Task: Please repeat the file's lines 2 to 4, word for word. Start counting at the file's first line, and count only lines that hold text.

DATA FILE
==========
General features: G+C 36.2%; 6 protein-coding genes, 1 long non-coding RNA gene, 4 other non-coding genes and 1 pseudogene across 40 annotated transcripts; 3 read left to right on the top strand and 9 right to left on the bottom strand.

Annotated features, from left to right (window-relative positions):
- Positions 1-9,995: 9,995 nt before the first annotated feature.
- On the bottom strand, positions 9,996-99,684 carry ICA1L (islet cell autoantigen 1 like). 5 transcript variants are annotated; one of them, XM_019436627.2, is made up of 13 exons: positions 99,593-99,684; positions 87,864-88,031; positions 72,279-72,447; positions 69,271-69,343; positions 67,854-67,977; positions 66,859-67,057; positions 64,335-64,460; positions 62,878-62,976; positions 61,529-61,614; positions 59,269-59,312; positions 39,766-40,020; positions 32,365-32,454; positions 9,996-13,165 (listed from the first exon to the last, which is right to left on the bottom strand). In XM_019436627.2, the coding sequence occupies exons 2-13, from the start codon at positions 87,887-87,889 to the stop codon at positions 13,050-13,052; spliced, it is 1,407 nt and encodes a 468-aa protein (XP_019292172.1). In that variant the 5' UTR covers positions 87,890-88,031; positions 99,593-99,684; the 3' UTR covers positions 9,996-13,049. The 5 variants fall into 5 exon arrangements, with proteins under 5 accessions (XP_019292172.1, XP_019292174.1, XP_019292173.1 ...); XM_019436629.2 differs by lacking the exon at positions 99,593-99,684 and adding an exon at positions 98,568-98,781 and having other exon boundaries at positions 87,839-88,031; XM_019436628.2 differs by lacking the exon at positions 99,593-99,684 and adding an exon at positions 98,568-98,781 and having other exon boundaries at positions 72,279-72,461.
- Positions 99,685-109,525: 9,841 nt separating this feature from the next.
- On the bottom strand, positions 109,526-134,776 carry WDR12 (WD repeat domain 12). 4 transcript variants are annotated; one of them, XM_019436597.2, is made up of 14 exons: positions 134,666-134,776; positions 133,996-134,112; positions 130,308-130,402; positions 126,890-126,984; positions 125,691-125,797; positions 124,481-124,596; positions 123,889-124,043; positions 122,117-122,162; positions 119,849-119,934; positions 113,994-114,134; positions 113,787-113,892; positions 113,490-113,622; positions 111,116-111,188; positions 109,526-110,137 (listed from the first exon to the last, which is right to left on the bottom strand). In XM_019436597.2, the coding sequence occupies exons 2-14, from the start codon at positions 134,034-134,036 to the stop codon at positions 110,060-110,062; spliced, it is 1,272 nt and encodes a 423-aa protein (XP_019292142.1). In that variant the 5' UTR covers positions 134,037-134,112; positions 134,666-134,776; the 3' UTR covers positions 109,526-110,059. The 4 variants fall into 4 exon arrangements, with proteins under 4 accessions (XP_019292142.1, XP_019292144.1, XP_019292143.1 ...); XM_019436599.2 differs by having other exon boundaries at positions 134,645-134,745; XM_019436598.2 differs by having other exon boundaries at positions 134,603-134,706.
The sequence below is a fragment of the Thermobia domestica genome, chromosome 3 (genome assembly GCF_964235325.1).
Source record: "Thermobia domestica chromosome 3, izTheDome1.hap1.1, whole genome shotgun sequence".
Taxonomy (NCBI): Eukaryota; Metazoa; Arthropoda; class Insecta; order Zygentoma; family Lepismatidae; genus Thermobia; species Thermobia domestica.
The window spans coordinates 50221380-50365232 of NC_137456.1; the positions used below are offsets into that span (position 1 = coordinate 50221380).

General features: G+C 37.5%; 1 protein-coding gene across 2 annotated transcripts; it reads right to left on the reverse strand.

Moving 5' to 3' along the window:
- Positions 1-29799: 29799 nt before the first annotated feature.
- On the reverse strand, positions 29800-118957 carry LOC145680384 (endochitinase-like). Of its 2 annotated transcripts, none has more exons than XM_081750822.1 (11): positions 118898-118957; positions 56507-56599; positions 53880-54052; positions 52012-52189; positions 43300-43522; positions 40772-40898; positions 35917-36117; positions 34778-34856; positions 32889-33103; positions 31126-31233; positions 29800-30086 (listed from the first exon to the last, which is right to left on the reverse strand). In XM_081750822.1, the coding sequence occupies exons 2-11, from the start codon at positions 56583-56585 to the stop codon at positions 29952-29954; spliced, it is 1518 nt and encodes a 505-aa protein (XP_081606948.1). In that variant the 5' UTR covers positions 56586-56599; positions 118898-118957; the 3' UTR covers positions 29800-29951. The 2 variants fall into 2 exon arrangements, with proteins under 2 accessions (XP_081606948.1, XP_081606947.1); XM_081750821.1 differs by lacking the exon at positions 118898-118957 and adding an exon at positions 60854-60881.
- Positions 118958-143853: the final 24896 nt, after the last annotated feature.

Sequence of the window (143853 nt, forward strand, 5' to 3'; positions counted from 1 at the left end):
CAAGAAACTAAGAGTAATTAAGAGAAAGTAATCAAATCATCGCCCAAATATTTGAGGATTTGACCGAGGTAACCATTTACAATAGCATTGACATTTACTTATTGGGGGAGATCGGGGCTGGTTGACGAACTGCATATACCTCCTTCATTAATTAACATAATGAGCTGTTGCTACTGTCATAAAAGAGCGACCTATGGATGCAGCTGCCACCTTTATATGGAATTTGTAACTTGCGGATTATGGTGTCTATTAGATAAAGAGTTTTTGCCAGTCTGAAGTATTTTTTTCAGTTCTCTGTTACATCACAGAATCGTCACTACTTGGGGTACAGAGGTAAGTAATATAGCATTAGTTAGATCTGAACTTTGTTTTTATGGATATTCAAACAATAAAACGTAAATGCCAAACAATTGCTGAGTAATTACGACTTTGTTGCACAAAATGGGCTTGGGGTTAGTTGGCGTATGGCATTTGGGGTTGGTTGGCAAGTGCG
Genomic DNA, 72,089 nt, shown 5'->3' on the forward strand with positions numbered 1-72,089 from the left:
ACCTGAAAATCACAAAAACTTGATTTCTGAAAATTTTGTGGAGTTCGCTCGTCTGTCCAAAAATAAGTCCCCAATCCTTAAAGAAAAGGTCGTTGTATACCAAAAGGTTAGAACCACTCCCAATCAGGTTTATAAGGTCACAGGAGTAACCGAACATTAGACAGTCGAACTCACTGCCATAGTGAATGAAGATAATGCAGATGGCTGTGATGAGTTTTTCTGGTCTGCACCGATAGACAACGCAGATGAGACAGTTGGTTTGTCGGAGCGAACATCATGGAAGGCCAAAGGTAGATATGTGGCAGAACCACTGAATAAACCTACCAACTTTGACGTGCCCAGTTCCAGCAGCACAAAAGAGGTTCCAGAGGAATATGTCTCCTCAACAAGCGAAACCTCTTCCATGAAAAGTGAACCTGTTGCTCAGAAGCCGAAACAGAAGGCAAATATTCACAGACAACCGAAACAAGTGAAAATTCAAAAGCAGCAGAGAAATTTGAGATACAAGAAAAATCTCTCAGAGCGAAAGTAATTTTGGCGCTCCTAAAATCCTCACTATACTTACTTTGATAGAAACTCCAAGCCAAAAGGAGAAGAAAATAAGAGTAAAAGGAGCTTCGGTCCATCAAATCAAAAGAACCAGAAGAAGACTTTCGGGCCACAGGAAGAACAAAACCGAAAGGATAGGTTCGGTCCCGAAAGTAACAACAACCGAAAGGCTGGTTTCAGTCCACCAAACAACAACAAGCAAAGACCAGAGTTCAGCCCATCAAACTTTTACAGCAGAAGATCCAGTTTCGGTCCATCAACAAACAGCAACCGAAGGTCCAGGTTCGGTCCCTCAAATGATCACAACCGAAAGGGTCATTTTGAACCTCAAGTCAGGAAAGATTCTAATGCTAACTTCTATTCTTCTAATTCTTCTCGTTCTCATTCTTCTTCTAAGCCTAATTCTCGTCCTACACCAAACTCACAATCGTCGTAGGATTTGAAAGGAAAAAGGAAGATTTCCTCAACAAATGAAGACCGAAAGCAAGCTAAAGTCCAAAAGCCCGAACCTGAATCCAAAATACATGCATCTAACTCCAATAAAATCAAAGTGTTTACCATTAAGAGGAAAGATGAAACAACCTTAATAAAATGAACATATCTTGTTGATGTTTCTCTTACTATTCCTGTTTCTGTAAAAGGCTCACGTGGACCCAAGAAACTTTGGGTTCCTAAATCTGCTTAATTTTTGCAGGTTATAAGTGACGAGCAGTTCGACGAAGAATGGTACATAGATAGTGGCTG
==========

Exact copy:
Annotated features, from left to right (window-relative positions):
- Positions 1-9,995: 9,995 nt before the first annotated feature.
- On the bottom strand, positions 9,996-99,684 carry ICA1L (islet cell autoantigen 1 like). 5 transcript variants are annotated; one of them, XM_019436627.2, is made up of 13 exons: positions 99,593-99,684; positions 87,864-88,031; positions 72,279-72,447; positions 69,271-69,343; positions 67,854-67,977; positions 66,859-67,057; positions 64,335-64,460; positions 62,878-62,976; positions 61,529-61,614; positions 59,269-59,312; positions 39,766-40,020; positions 32,365-32,454; positions 9,996-13,165 (listed from the first exon to the last, which is right to left on the bottom strand). In XM_019436627.2, the coding sequence occupies exons 2-13, from the start codon at positions 87,887-87,889 to the stop codon at positions 13,050-13,052; spliced, it is 1,407 nt and encodes a 468-aa protein (XP_019292172.1). In that variant the 5' UTR covers positions 87,890-88,031; positions 99,593-99,684; the 3' UTR covers positions 9,996-13,049. The 5 variants fall into 5 exon arrangements, with proteins under 5 accessions (XP_019292172.1, XP_019292174.1, XP_019292173.1 ...); XM_019436629.2 differs by lacking the exon at positions 99,593-99,684 and adding an exon at positions 98,568-98,781 and having other exon boundaries at positions 87,839-88,031; XM_019436628.2 differs by lacking the exon at positions 99,593-99,684 and adding an exon at positions 98,568-98,781 and having other exon boundaries at positions 72,279-72,461.